Medication Policy Puts Children First
By Barbara Fish

Posted: December 17, 2004
Imagine giving your child the wrong medication. It can happen and unfortunately, it does. Recently, a foster parent in Raleigh County sent her child to school with a written prescription and a bottle of pills. As part of its implementation of the new West Virginia Board of Education medication policy, Raleigh County requires a prescription for every medication brought to school. The school nurse immediately noticed the written prescription didnít match the medication the parent sent. Luckily, the mistake was caught and the child was not harmed thanks to an alert school nurse following the new Board policy.  

It is obvious to me that Policy 2422.8 Medication Administration is not just another regulation sent down from the state level demanding implementation by county schools systems. This policy is about the safety of our children.  

The Medication Administration Policy is a compromise. It allows secretaries and others who take online training to give over-the-counter drugs. As a result, school nurses now have more time to focus on other vital job responsibilities. The policy also allows all students with potentially life-threatening conditions to carry and take emergency drugs with a doctorís prescription and parental permission. In addition, the policy gives high school students permission to carry over-the-counter medication with parental permission on file. However, students in k-8 still have to obtain medication from trained staff members.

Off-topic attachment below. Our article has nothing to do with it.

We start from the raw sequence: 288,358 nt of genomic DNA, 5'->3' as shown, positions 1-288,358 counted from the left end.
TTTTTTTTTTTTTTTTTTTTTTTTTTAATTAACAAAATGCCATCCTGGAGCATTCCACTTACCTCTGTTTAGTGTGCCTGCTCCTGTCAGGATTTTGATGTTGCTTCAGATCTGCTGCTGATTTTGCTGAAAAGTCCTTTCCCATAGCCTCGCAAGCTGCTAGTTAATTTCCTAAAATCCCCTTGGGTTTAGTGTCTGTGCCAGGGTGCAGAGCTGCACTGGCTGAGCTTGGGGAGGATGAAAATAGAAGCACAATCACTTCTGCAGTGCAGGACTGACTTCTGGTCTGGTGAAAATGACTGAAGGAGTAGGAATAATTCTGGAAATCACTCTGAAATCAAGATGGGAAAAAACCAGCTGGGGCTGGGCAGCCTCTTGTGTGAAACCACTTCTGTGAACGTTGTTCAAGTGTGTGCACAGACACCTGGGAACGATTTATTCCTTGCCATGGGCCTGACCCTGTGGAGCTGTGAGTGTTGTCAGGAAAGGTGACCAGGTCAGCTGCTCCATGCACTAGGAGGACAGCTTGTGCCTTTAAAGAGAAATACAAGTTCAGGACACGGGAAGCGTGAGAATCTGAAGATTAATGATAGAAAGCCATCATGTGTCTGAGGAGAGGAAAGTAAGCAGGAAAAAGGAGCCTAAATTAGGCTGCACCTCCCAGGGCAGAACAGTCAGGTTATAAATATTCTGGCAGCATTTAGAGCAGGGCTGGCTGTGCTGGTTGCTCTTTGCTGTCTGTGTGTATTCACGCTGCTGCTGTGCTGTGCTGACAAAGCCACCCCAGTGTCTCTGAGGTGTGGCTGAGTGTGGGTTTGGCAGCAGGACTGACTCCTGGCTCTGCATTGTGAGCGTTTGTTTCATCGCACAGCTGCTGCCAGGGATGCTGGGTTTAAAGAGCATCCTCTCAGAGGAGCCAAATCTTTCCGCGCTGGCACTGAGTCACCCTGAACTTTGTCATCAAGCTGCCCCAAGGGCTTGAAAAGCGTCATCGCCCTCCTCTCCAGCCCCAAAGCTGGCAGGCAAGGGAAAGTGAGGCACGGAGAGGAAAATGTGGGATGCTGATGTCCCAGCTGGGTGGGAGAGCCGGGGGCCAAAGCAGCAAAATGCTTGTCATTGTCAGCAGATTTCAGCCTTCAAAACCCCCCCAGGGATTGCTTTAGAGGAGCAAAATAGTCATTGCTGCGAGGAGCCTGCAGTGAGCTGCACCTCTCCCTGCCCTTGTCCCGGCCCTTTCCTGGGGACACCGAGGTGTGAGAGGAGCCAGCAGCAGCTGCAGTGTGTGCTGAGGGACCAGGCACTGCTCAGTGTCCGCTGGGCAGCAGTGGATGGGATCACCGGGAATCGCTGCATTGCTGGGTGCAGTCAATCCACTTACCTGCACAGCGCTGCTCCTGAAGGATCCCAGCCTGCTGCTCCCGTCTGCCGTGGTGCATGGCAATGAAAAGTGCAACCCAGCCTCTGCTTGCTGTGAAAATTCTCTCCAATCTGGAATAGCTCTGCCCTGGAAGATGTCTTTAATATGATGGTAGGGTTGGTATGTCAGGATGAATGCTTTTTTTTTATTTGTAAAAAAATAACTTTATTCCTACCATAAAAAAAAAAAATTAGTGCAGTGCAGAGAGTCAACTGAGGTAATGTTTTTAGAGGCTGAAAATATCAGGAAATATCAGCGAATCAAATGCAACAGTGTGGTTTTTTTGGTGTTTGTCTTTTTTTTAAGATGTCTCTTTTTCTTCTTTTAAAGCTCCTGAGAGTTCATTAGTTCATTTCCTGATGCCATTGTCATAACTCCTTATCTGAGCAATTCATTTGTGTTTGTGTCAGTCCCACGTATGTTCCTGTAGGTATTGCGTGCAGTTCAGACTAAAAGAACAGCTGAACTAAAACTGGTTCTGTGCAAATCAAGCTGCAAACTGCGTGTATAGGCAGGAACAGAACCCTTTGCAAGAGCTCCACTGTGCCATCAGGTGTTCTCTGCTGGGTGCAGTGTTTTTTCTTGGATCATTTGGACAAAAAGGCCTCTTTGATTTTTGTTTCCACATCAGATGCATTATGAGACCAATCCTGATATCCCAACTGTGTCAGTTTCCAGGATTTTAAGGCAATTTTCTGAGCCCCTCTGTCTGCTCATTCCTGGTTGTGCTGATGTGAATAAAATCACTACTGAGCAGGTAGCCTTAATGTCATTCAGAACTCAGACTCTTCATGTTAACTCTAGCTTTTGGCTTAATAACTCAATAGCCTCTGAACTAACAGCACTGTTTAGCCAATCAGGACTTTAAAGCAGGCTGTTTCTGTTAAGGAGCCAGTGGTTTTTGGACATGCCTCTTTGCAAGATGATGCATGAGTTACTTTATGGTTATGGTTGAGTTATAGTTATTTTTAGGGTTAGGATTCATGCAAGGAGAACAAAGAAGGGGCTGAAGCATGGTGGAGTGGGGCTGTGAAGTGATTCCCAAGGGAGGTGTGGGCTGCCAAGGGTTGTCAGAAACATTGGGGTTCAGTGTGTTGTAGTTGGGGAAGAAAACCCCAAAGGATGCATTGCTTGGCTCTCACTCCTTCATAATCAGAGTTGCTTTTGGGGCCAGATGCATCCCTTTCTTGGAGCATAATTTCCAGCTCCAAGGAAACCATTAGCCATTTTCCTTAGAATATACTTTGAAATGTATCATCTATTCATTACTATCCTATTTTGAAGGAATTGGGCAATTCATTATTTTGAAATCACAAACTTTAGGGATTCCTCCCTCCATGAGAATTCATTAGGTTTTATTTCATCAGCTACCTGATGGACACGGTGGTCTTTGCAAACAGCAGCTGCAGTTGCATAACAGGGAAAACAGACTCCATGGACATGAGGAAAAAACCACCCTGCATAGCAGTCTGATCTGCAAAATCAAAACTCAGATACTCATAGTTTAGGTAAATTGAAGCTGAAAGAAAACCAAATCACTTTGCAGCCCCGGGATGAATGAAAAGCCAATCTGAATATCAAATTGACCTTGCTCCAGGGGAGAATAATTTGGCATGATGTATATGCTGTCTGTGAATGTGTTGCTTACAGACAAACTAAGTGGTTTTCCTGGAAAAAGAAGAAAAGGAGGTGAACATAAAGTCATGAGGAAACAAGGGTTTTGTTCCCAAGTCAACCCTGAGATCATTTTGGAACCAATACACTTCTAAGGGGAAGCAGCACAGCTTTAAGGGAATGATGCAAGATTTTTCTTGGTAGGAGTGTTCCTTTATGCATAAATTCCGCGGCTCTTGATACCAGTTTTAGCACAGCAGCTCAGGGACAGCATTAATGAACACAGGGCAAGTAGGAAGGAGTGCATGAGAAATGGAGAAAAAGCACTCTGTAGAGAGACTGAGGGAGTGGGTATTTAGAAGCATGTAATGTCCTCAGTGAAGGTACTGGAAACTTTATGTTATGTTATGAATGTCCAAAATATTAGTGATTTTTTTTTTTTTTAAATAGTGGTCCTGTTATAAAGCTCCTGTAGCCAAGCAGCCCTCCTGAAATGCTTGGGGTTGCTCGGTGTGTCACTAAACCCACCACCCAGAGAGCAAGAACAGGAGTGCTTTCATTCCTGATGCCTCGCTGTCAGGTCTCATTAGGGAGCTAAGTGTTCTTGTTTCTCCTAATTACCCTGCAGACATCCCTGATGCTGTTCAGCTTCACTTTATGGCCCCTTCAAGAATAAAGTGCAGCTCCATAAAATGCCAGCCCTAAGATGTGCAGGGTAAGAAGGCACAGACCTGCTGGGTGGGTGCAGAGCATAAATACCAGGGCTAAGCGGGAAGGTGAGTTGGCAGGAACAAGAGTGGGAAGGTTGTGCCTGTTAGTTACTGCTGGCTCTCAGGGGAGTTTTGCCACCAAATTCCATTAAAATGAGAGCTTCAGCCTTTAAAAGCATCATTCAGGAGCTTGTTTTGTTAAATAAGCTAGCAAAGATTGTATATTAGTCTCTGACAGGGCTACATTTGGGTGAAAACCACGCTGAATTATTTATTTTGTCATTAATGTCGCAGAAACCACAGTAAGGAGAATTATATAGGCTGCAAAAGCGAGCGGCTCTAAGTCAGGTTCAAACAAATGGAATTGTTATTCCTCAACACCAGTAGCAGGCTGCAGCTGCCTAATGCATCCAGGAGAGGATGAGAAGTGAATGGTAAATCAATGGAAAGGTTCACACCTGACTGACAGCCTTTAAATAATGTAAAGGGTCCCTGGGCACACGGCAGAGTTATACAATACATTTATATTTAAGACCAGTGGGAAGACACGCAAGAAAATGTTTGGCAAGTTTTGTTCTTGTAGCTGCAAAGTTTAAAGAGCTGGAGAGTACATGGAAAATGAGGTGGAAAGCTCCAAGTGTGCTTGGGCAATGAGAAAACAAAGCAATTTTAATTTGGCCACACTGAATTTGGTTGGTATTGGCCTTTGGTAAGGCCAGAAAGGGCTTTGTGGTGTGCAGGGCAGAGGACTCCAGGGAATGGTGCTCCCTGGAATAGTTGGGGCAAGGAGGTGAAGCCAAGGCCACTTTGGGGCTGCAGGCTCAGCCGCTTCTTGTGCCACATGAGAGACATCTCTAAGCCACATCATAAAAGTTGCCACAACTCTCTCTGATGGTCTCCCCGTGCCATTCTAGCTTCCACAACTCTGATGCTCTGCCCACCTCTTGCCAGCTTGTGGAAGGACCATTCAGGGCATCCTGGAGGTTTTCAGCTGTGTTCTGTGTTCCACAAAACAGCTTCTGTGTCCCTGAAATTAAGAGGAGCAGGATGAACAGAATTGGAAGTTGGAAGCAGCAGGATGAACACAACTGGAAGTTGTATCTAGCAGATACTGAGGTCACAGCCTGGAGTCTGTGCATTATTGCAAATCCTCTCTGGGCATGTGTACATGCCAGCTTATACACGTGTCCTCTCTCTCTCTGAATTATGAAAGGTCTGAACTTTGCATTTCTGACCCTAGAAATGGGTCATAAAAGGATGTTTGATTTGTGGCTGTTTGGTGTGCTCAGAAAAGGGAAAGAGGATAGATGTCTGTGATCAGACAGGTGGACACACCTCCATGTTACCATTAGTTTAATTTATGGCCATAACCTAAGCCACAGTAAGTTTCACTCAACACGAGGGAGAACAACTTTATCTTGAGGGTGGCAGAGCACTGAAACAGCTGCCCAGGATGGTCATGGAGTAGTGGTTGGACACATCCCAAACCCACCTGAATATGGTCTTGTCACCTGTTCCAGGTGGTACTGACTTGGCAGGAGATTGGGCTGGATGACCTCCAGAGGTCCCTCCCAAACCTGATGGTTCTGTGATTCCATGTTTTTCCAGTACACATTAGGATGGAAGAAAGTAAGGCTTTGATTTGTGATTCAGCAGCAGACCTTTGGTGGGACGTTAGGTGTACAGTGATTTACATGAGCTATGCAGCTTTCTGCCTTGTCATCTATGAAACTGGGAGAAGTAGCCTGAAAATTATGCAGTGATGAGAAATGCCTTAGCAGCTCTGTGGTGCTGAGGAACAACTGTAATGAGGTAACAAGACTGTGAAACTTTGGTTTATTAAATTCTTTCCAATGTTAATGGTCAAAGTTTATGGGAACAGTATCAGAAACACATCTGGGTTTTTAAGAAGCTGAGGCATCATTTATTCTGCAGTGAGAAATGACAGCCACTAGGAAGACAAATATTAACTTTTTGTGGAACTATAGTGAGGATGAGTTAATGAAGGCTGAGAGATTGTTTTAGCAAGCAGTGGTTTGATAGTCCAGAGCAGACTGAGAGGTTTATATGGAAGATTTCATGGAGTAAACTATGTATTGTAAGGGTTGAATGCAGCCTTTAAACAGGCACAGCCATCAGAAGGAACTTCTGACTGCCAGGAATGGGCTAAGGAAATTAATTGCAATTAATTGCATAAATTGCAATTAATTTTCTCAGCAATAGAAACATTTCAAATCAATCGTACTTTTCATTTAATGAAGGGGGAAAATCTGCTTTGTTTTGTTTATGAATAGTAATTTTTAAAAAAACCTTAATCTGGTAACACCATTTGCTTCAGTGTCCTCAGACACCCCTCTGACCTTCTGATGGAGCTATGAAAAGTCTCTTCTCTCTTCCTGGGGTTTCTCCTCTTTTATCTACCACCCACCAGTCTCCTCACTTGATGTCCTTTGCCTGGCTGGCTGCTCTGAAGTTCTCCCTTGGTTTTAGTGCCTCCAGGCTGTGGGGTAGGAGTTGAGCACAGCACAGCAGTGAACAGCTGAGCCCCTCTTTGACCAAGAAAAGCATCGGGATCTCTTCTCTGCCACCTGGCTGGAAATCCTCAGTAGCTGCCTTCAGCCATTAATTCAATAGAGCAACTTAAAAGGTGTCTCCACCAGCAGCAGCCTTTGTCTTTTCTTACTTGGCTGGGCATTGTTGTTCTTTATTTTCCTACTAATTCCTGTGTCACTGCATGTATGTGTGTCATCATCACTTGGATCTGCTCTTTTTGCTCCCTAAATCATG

The state Board has provided reasonable guidelines to local boards and trusts individual counties will implement these standards with input from the local community. I commend every county that has taken this policy to heart. A recent survey conducted by the West Virginia Department of Education indicates that all 55 counties have a policy or guidelines in place to administer medications in the school setting. Within the past year, 44 of the 55 counties have amended their medication policies. Eighty-four percent of counties currently function under medication polices that require a prescription for all medication dispensed by school personnel while 16 percent of counties function under medication polices that do not require prescriptions.  

Despite some misinformation that has been reported, Policy 2422 is being embraced by a majority of the school systems and the stateís nursing community. But perhaps most importantly, Policy 2422 can prevent the wrong medication being given to a child. A Raleigh County family knows that first hand.  

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